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Today's News

  • Mixed emotions

    A bittersweet aura floated through the crowd during the American Legion Auxiliary’s Healing Field and Veterans Day Ceremony on Sunday afternoon.

    Those in attendance seemed saddened to have to raise 11 new flags at the Healing Field, but triumphant to have a place to honor the state’s fallen heroes — especially since its grounds were flattened during a storm five months ago.

  • LEBANON – Football coaches, perhaps more than any other sort, like to discuss just how much their sport mirrors life.

    The successful ones preach positive thinking over and over. Not the kind of pie-in-the-sky dreaming some mistakenly equate with the attitude, but the real-life nuts-and-bolts attitude that drives so many successful people in all occupations.

    Work hard, and good things will happen.

    A real team can accomplish much more than individuals.

    All roles, no matter how small, are important.

  • Western Hills routs Bearcats

    UPDATED Friday, Nov. 7, 11:25 p.m.

    Western Hills ruined Anderson County's Senior Night with a 32-13 romp past the uninspired Bearcats Friday night.

    “We didn't show up,” said Anderson coach Mark Peach. “I am embarrassed.”

    Western Hills repeatedly made the plays it needed to while Anderson dropped passes -- “Too many to count,” Peach said – missed tackles and stopped promising drives with penalties.

  • Never giving up

    One of the biggest perks of this job is getting to know people like J. C. Briscoe.

    It’s when you meet winners like this sophomore at Anderson County High School that you realize, again, that championships are not always the ultimate prize.

    To be sure, it is easy to get caught up in the excitement a big trophy can bring. Anderson County basketball fans sold over 5,000 tickets when the Bearcats last made the state tournament.

  • How low will it go?

    Six weeks ago locals flocked to neighborhood gas stations to fill up on $4-a-gallon gasoline before it rose to a rumored $5-a-gallon.

    That was then.

    Last week people hustled back to fill up for a much more appealing reason — to take advantage of gasoline prices that were falling at a record pace.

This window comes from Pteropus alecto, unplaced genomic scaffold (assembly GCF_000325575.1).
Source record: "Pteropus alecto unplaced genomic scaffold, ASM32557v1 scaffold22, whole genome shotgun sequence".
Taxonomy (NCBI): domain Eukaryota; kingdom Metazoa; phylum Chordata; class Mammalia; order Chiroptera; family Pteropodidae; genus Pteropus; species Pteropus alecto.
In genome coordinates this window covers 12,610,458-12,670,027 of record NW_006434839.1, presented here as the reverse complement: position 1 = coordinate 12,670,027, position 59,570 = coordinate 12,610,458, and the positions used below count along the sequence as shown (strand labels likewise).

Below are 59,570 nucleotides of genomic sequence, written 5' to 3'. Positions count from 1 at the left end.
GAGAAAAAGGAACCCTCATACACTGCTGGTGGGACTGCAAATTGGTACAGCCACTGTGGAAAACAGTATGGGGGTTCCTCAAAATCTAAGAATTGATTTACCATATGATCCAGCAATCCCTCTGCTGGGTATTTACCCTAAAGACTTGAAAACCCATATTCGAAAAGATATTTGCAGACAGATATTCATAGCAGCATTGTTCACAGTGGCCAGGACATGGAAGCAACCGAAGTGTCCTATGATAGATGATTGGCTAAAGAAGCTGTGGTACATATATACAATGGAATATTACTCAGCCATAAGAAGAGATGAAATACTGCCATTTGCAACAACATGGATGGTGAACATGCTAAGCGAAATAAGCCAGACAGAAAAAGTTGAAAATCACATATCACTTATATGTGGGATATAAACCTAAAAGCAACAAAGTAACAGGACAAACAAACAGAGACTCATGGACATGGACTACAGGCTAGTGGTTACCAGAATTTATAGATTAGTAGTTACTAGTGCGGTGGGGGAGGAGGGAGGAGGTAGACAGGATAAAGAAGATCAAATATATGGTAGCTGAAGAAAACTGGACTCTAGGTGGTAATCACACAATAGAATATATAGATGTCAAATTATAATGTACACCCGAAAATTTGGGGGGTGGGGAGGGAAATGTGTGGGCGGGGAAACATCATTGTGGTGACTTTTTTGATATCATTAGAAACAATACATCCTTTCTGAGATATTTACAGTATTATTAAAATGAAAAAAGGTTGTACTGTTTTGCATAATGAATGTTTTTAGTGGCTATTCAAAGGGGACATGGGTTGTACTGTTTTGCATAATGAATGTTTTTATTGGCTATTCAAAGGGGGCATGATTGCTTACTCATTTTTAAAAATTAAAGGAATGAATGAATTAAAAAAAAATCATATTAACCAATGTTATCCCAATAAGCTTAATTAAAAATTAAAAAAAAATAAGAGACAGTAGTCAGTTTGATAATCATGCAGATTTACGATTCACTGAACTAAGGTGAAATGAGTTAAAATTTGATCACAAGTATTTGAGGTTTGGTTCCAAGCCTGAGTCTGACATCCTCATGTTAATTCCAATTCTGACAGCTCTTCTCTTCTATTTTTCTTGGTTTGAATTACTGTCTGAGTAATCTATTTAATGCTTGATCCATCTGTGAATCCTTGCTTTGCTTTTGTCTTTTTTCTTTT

• An explanation for an unhappy reader

    A very pleasant but obviously unhappy lady called me Friday to object to the number of harvested deer and other wildlife photos that appeared in last week’s paper.

    She is a long-time subscriber but made it clear that if dead animal photos continue to be printed, she most certainly will not renew her subscription again.

    To slugs like me who sell newspapers, that’s like hearing nails on a chalkboard.

  • A political name game

    Political campaigning that unmercifully seemed to go on forever finally concluded Tuesday. The mudslinging from both parties was brutal. But modern-era campaign shenanigans pale in comparison to the political hi-jinks perpetrated by some shirttail relatives of a Lawrenceburg man who, in 1912, came very close to being elected president of the United States.

  • Judge denies lone student’s appeal to vote

    Lara Wheeler didn’t vote in yesterday’s election, but it wasn’t for a lack of trying.

    Wheeler was one of the 21 current and former students who attempted to register to vote through Anderson County High School, but whose registration cards were turned into the county clerk’s office four days too late.

    However, Wheeler was the only one from the group who decided to appeal the decision of the county’s board of elections in Anderson Circuit Court.

    Judge Charles Hickman sat on the bench to hear Wheeler’s appeal.

  • Better slow down

    The state’s transportation cabinet lowered the speed limit on U.S. 127 Bypass to 45 mph in front of the new elementary school, and drivers are just now finding out.

    Over the past week, multiple drivers have been pulled over, thinking that the limit jumped to 55 mph when they passed the park entrance heading north, and dropped at the same location when heading south.

  • Parents learning the joys of ‘No. 2’

    I never thought I could be so excited about someone going No. 2 — yes, that No. 2.

    But when it’s a dog and the act is happening outside instead of in your kitchen floor, living room or car, it’s darn near worth shouting about.

    Josh and I welcomed Lily, our 32-pound bouncing, baby yellow lab, into our home last week. She’s 5 months old, and for the next few years, she’s the closest thing to a baby we’re going to have. But as I’m finding out, having a dog is a lot closer to having a baby that one might think.